This article was originally published in The Times
Sometimes the most reasonable-looking laws can cause the most damage. Let’s hope members of the Leveson inquiry into media ethics are familiar with this awkward fact. In France, stringent privacy laws have prevented investigation into the dodgy financial dealings of leading public figures. In Hungary, a media law has in a matter of months emasculated a free press, leading to radio stations being closed down and reporters and editors fired. That law includes many items on the wish lists of several witnesses to the inquiry, such as press regulation, licensing and fines.
In the UK journalists pride themselves on the irreverence and bolshiness of their newspapers. Yet despite the outrageous behaviour that led to the phone-hacking scandal, the real problem with Britain’s press is that it is too weak. It finds out far too little. If the job of journalism is to put into the public domain inconvenient truths that the rich and powerful would like to hide, then the performance of Britain’s press is nothing to be proud of. Part of this is economic (investigations are costly); laziness is another factor.
By far the biggest reason, however, is the number of laws that impede proper scrutiny. The most pernicious area is our defamation culture. Index on Censorship, together with its partners, has been leading the campaign to reform England’s libel laws. A defamation Bill has been drafted and should be included in the Queen’s Speech in May, as ministers have promised. Libel reform was, after all, part of the coalition agreement.
London has for years been a rich men’s playground, with oligarchs, oil barons and autocrats using our plaintiff-friendly courts to bully bloggers, newspapers and civil society groups. It was bad enough when the creators of South Park satirised our legal system (with Tom Cruise threatening: “I’m going to sue you — in England!”), but when President Obama signed into law the Speech Act, designed to protect Americans from English libel rulings, we went from farce to tragedy. MP’s rightly described that action as a “national humiliation” for the UK.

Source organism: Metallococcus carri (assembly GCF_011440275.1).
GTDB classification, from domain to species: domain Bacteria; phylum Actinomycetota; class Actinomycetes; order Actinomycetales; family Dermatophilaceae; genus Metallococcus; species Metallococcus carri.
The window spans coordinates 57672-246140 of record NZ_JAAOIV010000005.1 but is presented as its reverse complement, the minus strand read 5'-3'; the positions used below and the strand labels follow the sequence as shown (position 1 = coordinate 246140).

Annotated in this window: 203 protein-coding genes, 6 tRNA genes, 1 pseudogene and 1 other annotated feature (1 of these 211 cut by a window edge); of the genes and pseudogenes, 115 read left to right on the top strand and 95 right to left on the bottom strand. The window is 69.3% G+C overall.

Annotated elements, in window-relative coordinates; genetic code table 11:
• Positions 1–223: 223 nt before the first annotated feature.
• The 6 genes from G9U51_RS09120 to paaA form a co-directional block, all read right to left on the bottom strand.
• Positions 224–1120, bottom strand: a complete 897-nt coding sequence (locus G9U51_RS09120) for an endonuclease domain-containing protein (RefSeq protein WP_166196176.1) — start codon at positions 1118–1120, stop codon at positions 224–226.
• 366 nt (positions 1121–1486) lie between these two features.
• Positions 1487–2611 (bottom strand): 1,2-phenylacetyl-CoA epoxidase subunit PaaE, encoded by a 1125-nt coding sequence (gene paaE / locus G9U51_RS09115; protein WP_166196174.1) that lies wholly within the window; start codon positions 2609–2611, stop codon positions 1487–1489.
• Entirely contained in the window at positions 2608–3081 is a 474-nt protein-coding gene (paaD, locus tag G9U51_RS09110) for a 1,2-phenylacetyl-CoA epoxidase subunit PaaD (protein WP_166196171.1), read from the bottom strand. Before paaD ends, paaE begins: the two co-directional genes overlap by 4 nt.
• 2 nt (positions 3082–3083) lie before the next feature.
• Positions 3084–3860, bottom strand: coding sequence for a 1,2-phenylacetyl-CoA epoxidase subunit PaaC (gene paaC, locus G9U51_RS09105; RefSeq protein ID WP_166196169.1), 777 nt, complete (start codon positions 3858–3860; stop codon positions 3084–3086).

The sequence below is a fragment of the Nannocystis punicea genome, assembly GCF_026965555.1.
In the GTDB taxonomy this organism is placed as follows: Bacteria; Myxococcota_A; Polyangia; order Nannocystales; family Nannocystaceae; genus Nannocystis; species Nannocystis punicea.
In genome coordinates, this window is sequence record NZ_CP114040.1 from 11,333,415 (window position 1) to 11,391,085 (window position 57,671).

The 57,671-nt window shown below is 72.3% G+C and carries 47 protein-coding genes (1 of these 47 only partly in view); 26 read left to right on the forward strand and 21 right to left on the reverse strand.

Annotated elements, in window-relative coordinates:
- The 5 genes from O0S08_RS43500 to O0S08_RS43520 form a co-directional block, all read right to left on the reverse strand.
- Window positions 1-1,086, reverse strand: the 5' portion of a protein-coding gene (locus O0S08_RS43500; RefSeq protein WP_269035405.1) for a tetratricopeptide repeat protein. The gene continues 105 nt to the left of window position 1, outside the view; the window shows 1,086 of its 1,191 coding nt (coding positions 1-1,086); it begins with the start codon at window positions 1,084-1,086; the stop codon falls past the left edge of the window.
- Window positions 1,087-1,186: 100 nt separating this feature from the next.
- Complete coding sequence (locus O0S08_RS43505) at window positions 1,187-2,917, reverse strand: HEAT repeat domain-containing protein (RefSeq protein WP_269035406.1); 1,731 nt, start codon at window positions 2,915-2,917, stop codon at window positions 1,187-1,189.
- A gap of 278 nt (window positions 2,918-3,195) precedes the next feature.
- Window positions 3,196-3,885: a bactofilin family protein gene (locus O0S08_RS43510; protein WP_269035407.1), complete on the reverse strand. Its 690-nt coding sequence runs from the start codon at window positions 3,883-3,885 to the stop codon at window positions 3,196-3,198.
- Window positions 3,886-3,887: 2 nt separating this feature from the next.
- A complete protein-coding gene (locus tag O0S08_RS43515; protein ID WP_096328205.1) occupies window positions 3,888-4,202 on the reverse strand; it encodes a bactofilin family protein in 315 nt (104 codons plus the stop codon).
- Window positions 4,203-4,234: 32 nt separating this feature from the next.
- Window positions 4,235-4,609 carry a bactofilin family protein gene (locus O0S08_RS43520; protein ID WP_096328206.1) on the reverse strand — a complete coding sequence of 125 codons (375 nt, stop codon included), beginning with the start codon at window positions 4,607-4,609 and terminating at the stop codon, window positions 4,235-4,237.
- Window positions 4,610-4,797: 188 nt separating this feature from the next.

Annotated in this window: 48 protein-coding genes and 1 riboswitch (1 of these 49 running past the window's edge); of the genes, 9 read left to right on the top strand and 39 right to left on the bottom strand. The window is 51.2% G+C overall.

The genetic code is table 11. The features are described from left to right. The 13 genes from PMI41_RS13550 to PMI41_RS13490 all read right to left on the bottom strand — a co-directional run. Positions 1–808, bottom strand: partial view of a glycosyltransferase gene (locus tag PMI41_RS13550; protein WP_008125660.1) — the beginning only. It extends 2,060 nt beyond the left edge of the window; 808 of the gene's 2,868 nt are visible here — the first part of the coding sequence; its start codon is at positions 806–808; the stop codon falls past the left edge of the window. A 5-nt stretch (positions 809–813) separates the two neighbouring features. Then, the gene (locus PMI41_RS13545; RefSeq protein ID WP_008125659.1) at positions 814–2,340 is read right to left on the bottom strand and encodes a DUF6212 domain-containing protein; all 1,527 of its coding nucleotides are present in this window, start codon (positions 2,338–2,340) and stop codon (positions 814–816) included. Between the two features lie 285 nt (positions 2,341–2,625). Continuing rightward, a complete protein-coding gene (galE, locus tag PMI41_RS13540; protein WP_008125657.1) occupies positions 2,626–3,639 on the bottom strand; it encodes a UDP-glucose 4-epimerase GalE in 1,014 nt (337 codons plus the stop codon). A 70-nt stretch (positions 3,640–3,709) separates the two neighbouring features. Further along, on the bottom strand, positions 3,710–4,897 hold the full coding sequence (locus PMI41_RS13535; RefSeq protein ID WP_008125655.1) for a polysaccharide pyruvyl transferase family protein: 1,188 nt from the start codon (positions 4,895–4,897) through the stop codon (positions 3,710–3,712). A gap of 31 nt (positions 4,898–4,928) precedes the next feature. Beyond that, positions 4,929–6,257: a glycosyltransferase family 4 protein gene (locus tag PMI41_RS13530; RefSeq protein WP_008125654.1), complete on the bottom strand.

Until recently, libel reform appeared on course; broad consensus has been achieved on the main points of a final Bill. Yet some are now calling for delay, for defamation to be thrown into the post-Leveson soup. This would be folly. As he proceeds in his vital task of improving the standards of British journalism, Lord Justice Leveson should make clear that his inquiry will not be used as a device to delay implementation of a law that goes to the heart of democracy and the public’s right to know.
John Kampfner is chief executive of Index on Censorship